Hamilton has compiled 16 combined pass breakups and interceptions and 15 passing stops as a true freshman and sophomore. Better yet, he was responsible for only three explosive pass plays of 15-plus yards over that span. The Notre Dame safety has generated the third-most WAA among players at his position over the last two years, and the two above him are likely to be taken within the first 50 picks of the 2021 NFL Draft.


Jobe is a press technician. Of all the Power 5 corners who have played at least 200 coverage snaps in press coverage in the last five years, Jobe’s 2020 season ranked fourth in yards per coverage snap allowed in press at 0.4. That’s not even half of that entire group’s average.

Jobe allowed 35 yards or less in all but one of his 13 games played,  surrendering only 12 first downs while forcing 10 incompletions. Still, it wasn't without fault. There were several instances of him going overboard physically and getting flagged; he actually drew more flags than any corner in the FBS this past season and was the first Alabama corner of the PFF College era to hit double-digits in that category. Call it an area for improvement in 2021.


Elam did give up a few big plays early on in 2020, but he rallied and emerged as the playmaker we saw as a true freshman in 2019. He now has played exactly 600 coverage snaps at the collegiate level and has earned a 90.7 coverage grade in the process. In those two years combined, Elam has been responsible for 19 first downs and touchdowns while making 21 plays on the ball.

He’s at his best at the line of scrimmage playing in press coverage when he's allowed to rely on his length and physicality. In all, 265 of his 600 coverage snaps have come in press coverage, yet he's given up only 0.47 yards per coverage snap on those reps, the best mark among Power 5 cornerbacks who have played at least 250 press-coverage snaps in that span. His press performance was an area of focus for Elam this past offseason, and it’s safe to say the hard work paid off.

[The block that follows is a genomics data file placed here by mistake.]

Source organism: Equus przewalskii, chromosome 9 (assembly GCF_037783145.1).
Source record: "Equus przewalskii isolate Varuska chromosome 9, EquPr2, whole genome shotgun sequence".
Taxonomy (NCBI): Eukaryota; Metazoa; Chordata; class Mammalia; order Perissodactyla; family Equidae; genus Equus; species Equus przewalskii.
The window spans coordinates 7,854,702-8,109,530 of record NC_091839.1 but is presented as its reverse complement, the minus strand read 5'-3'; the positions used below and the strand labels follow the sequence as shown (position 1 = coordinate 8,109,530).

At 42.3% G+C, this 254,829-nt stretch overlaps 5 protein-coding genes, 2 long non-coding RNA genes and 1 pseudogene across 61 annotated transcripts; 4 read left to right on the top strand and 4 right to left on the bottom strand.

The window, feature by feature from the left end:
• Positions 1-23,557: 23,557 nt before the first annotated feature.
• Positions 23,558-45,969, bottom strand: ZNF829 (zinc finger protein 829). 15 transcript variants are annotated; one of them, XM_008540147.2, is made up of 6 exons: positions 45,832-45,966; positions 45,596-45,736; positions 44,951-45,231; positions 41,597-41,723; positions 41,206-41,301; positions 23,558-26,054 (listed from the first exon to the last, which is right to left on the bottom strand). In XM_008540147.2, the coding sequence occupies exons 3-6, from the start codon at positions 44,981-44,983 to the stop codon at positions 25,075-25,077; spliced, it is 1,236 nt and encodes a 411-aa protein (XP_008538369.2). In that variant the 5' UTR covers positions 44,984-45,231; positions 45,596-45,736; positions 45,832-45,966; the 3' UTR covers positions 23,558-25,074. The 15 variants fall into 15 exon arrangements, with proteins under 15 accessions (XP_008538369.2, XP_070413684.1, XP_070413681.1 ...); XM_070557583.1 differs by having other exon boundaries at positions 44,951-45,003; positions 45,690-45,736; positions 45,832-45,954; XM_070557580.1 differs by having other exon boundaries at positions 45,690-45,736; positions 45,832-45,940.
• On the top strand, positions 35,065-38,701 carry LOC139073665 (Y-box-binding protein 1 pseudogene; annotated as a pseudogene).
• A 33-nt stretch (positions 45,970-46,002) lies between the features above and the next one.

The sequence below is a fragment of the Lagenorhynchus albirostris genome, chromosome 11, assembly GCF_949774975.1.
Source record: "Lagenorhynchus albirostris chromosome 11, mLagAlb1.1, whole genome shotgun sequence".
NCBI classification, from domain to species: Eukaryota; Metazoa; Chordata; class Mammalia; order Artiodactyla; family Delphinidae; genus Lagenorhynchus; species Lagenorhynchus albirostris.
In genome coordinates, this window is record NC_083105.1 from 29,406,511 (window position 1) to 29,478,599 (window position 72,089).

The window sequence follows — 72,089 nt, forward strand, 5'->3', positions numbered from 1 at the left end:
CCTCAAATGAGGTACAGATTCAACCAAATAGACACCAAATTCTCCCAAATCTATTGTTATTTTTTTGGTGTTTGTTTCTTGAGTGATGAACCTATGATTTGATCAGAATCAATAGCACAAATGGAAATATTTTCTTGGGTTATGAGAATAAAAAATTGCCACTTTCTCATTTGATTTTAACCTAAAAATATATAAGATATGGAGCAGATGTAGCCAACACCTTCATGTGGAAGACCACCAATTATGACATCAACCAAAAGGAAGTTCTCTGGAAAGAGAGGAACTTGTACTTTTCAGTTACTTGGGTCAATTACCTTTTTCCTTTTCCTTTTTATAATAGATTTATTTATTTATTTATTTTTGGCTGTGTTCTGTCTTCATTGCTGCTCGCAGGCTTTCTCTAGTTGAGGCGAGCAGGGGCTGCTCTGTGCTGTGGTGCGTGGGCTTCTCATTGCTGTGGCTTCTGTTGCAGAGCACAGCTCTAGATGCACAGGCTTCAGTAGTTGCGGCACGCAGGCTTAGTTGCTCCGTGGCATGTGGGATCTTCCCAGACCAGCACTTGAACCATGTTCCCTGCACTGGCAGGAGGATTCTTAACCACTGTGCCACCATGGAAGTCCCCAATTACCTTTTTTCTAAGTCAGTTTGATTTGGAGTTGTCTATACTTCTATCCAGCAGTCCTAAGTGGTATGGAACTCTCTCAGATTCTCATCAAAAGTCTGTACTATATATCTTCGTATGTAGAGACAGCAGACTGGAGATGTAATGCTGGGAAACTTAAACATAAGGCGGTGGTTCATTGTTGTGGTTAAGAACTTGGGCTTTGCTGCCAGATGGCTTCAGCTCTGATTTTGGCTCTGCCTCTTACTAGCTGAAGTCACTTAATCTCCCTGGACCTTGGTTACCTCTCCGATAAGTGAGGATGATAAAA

McDuffie played in just four games this past season due to COVID-19’s impact on Washington’s season, but he still looked like the same player who lit it up as a true freshman back in 2019.

The 5-foot-11, 195-pound cornerback has earned an impressive 88.3 coverage grade in his collegiate career. He is just one of three outside corners in the Power 5 who has generated a coverage grade above 75.0 in both man and zone coverage since 2019.

And that's not all, as McDuffie might also be the best tackling cornerback in college football. He has missed just two of his 64 career tackle attempts and earned a run-defense grade that ranks second among Power 5 corners over the last two years.

Put simply, McDuffie is a great all-around cornerback.


Joseph played only 13 snaps in his first season on campus in 2019 before taking a redshirt, but he exploded in 2020 and established himself as one of the game's top cover safeties. He intercepted six passes while being responsible for only one explosive pass play of 15-plus yards.

It didn’t matter if he was playing single- or two-high deep safety or if he was down in the box or manning the slot, Joseph’s coverage ability was on full display all season, and it ended in a top-three coverage grade among FBS safeties (88.5).

Expect interception regression from Joseph in 2021, but don’t let that change your opinion on the Northwestern safety.

You've got the first pick with your finances. Western Southern Financial Group.